Mr Smith worked for Pimlico Plumbers Ltd (PP) for over five years. Throughout that time PP maintained that he was not an employee or a worker so was not entitled to paid holidays. He subsequently brought tribunal claims, including for unpaid holiday pay that had accrued over those years. In 2018 the Supreme Court ruled that he was a worker, rather than an independent contractor. This enabled him to proceed back to the Employment Tribunal where he claimed that although he had been allowed to take, and had taken, holiday, he had not been paid for it.
The Court of Appeal (CA) found that Mr Smith was entitled to backdated holiday pay relating to the 4 weeks’ annual leave required by the EU Working Time Directive (EU leave), for every year he was working for Pimlico Plumbers, from 25 August 2005 to 3 May 2011. Applying the principles set down by the ECJ in King v Sash Windows, the CA decided that workers who were denied the opportunity to take their EU leave can accumulate leave and carry it over to subsequent years, and are entitled to payment in lieu on termination. The worker will then have 3 months from termination to bring their claim. This applies whether or not the worker actually took leave (as in this case) or not (as was the case in King v Sash Windows).
The CA said that the right to carry over the EU leave will only be lost if the employer can show it gave the worker the opportunity to take paid annual leave, encouraged them to take it and informed them that the right would be lost at the end of the leave year.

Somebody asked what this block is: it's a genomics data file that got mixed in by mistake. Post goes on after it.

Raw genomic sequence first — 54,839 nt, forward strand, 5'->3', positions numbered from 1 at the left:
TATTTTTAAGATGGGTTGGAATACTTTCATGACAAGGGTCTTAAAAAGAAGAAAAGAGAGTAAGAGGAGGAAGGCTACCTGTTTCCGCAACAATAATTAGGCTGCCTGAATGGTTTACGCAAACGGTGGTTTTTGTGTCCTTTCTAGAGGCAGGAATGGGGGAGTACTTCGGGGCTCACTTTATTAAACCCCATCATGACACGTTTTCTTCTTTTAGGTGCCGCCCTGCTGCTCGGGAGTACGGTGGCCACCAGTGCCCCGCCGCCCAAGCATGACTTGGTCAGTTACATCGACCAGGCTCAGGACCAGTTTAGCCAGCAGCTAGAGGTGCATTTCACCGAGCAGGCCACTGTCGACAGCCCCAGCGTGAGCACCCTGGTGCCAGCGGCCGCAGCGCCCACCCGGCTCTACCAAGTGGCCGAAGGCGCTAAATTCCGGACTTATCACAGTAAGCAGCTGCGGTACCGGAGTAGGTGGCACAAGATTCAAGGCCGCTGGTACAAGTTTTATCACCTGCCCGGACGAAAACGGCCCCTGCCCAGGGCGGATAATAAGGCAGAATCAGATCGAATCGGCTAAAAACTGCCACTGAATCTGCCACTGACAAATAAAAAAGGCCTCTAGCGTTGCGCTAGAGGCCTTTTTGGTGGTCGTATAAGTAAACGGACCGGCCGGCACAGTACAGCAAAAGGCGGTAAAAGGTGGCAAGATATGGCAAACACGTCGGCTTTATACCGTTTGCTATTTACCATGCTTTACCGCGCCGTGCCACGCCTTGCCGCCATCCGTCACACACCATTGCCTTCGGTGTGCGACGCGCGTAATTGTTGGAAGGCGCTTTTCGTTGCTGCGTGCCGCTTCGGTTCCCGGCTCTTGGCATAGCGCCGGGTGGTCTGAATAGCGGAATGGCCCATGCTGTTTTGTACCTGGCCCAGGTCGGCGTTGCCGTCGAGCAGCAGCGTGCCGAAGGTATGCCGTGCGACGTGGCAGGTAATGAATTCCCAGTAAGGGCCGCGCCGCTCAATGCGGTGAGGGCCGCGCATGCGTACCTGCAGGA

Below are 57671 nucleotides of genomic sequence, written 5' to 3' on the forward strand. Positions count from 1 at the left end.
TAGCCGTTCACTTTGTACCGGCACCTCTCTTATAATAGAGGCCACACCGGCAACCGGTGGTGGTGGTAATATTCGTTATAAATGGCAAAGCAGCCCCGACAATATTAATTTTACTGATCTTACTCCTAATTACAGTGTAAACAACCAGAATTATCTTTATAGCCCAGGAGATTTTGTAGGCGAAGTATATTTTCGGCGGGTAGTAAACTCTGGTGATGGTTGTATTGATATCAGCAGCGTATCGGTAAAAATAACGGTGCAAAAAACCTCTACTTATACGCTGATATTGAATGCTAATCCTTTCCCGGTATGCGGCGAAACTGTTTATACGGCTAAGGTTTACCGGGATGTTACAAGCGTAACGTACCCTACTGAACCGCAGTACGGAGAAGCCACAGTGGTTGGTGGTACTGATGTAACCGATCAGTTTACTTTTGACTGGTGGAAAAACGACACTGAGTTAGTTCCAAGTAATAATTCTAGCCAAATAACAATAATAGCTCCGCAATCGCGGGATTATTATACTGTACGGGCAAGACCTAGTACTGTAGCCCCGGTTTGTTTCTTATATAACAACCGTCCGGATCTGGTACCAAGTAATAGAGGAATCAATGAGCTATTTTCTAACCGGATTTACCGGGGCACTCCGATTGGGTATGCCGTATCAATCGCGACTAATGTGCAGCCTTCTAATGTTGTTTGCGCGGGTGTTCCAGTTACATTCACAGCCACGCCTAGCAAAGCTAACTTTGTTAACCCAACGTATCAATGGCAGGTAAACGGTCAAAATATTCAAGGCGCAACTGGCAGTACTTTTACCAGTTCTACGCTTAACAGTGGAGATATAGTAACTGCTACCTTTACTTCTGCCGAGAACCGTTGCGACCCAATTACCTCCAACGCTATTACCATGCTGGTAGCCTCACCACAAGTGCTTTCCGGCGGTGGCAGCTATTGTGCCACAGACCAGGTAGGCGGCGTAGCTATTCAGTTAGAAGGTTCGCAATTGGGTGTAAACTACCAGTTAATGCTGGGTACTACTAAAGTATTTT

The case establishes that where individuals have been denied worker status whilst working for their employer, they can recover, without limit, on termination of their employment, compensation for four weeks’ EU Leave which they were entitled to for each year of their employment, whether or not they took that leave.
Employers who engage independent contractors should carry out an audit to assess whether there is any risk that they are in fact workers, and therefore are at risk of future claims for unpaid EU leave going back to the start of their contract.
In addition, all employers should consider:
For a full discussion of the implications of this case for employers, see our client alert here.
The Court of Appeal has ruled that an employer was not vicariously liable for a contractor's personal injury suffered in the workplace because of an employee's practical joke.
Mr Chell worked as a contractor at a quarry site. Mr Chell reported tension between external contractors and employees who feared the contractors might replace them. Subsequently, an employee played a “practical joke” on Mr Chell. The employee brought explosive pellets into work and hit them with a hammer close to Mr Chell's ear. As a result of the explosion, he suffered a perforated eardrum, hearing loss and tinnitus.
Mr Chell unsuccessfully claimed damages for personal injury from Tarmac in the County Court, arguing that it was vicariously liable for its employee's actions, and directly liable for breaching its own duty of care and failing to provide a safe working environment. The High Court upheld the County Court decision, and Mr Chell appealed to the Court of Appeal.